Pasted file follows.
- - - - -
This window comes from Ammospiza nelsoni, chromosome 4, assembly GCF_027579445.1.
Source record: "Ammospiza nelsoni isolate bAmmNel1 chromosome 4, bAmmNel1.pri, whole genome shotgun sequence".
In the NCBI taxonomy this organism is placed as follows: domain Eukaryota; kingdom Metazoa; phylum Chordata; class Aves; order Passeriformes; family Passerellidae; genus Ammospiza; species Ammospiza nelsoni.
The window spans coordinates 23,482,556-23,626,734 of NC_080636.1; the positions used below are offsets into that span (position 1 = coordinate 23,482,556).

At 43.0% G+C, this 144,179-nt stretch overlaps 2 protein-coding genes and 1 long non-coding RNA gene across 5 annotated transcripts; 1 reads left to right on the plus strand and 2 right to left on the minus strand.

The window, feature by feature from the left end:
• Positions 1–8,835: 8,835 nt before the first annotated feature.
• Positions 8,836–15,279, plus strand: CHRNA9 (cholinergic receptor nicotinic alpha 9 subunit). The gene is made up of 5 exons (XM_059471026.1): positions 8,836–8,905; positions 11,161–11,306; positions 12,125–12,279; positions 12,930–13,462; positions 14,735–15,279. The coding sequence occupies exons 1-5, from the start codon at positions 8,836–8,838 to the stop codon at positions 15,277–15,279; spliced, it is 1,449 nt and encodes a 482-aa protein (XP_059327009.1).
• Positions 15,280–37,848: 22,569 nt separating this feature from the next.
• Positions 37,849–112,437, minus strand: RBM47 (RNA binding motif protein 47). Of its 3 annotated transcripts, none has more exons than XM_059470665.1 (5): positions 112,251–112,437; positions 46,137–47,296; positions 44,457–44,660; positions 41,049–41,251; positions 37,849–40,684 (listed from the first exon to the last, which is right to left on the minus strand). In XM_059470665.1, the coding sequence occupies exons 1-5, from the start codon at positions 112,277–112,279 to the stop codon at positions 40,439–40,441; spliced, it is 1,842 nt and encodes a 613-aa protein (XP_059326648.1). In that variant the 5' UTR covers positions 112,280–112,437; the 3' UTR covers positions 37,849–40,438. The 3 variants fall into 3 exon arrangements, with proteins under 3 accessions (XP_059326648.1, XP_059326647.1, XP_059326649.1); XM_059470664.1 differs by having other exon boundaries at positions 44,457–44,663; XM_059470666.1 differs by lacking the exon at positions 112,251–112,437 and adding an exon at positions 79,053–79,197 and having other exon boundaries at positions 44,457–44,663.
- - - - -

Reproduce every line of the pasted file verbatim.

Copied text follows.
This window comes from Ammospiza nelsoni, chromosome 4, assembly GCF_027579445.1.
Source record: "Ammospiza nelsoni isolate bAmmNel1 chromosome 4, bAmmNel1.pri, whole genome shotgun sequence".
In the NCBI taxonomy this organism is placed as follows: domain Eukaryota; kingdom Metazoa; phylum Chordata; class Aves; order Passeriformes; family Passerellidae; genus Ammospiza; species Ammospiza nelsoni.
The window spans coordinates 23,482,556-23,626,734 of NC_080636.1; the positions used below are offsets into that span (position 1 = coordinate 23,482,556).

At 43.0% G+C, this 144,179-nt stretch overlaps 2 protein-coding genes and 1 long non-coding RNA gene across 5 annotated transcripts; 1 reads left to right on the plus strand and 2 right to left on the minus strand.

The window, feature by feature from the left end:
• Positions 1–8,835: 8,835 nt before the first annotated feature.
• Positions 8,836–15,279, plus strand: CHRNA9 (cholinergic receptor nicotinic alpha 9 subunit). The gene is made up of 5 exons (XM_059471026.1): positions 8,836–8,905; positions 11,161–11,306; positions 12,125–12,279; positions 12,930–13,462; positions 14,735–15,279. The coding sequence occupies exons 1-5, from the start codon at positions 8,836–8,838 to the stop codon at positions 15,277–15,279; spliced, it is 1,449 nt and encodes a 482-aa protein (XP_059327009.1).
• Positions 15,280–37,848: 22,569 nt separating this feature from the next.
• Positions 37,849–112,437, minus strand: RBM47 (RNA binding motif protein 47). Of its 3 annotated transcripts, none has more exons than XM_059470665.1 (5): positions 112,251–112,437; positions 46,137–47,296; positions 44,457–44,660; positions 41,049–41,251; positions 37,849–40,684 (listed from the first exon to the last, which is right to left on the minus strand). In XM_059470665.1, the coding sequence occupies exons 1-5, from the start codon at positions 112,277–112,279 to the stop codon at positions 40,439–40,441; spliced, it is 1,842 nt and encodes a 613-aa protein (XP_059326648.1). In that variant the 5' UTR covers positions 112,280–112,437; the 3' UTR covers positions 37,849–40,438. The 3 variants fall into 3 exon arrangements, with proteins under 3 accessions (XP_059326648.1, XP_059326647.1, XP_059326649.1); XM_059470664.1 differs by having other exon boundaries at positions 44,457–44,663; XM_059470666.1 differs by lacking the exon at positions 112,251–112,437 and adding an exon at positions 79,053–79,197 and having other exon boundaries at positions 44,457–44,663.